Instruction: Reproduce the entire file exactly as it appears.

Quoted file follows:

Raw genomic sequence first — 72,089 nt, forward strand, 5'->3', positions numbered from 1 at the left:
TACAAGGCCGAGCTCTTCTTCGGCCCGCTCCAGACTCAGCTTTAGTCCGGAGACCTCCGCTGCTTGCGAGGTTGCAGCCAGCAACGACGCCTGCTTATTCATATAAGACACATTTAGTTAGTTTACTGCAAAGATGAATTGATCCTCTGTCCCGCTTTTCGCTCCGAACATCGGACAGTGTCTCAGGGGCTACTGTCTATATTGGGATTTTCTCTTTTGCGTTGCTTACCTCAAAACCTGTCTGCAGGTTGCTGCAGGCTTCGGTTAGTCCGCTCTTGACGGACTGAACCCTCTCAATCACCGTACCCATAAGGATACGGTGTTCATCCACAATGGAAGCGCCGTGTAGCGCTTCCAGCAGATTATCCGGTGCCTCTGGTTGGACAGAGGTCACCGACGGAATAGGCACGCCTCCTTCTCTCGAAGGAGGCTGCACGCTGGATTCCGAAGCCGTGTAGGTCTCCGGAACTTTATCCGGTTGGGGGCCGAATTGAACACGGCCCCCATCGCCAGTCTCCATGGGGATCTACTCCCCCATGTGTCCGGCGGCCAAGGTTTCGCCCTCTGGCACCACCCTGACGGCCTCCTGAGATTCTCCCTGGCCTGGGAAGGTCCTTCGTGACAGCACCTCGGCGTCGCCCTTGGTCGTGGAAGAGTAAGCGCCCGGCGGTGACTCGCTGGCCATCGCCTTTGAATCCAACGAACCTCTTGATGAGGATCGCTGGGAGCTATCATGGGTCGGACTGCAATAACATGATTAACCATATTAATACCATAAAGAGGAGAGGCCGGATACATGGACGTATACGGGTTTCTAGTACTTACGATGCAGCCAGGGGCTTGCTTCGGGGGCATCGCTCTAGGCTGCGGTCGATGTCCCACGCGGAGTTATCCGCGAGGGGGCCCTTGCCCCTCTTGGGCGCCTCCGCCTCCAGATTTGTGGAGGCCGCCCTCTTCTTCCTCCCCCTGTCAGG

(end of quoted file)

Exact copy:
Raw genomic sequence first — 72,089 nt, forward strand, 5'->3', positions numbered from 1 at the left:
TACAAGGCCGAGCTCTTCTTCGGCCCGCTCCAGACTCAGCTTTAGTCCGGAGACCTCCGCTGCTTGCGAGGTTGCAGCCAGCAACGACGCCTGCTTATTCATATAAGACACATTTAGTTAGTTTACTGCAAAGATGAATTGATCCTCTGTCCCGCTTTTCGCTCCGAACATCGGACAGTGTCTCAGGGGCTACTGTCTATATTGGGATTTTCTCTTTTGCGTTGCTTACCTCAAAACCTGTCTGCAGGTTGCTGCAGGCTTCGGTTAGTCCGCTCTTGACGGACTGAACCCTCTCAATCACCGTACCCATAAGGATACGGTGTTCATCCACAATGGAAGCGCCGTGTAGCGCTTCCAGCAGATTATCCGGTGCCTCTGGTTGGACAGAGGTCACCGACGGAATAGGCACGCCTCCTTCTCTCGAAGGAGGCTGCACGCTGGATTCCGAAGCCGTGTAGGTCTCCGGAACTTTATCCGGTTGGGGGCCGAATTGAACACGGCCCCCATCGCCAGTCTCCATGGGGATCTACTCCCCCATGTGTCCGGCGGCCAAGGTTTCGCCCTCTGGCACCACCCTGACGGCCTCCTGAGATTCTCCCTGGCCTGGGAAGGTCCTTCGTGACAGCACCTCGGCGTCGCCCTTGGTCGTGGAAGAGTAAGCGCCCGGCGGTGACTCGCTGGCCATCGCCTTTGAATCCAACGAACCTCTTGATGAGGATCGCTGGGAGCTATCATGGGTCGGACTGCAATAACATGATTAACCATATTAATACCATAAAGAGGAGAGGCCGGATACATGGACGTATACGGGTTTCTAGTACTTACGATGCAGCCAGGGGCTTGCTTCGGGGGCATCGCTCTAGGCTGCGGTCGATGTCCCACGCGGAGTTATCCGCGAGGGGGCCCTTGCCCCTCTTGGGCGCCTCCGCCTCCAGATTTGTGGAGGCCGCCCTCTTCTTCCTCCCCCTGTCAGG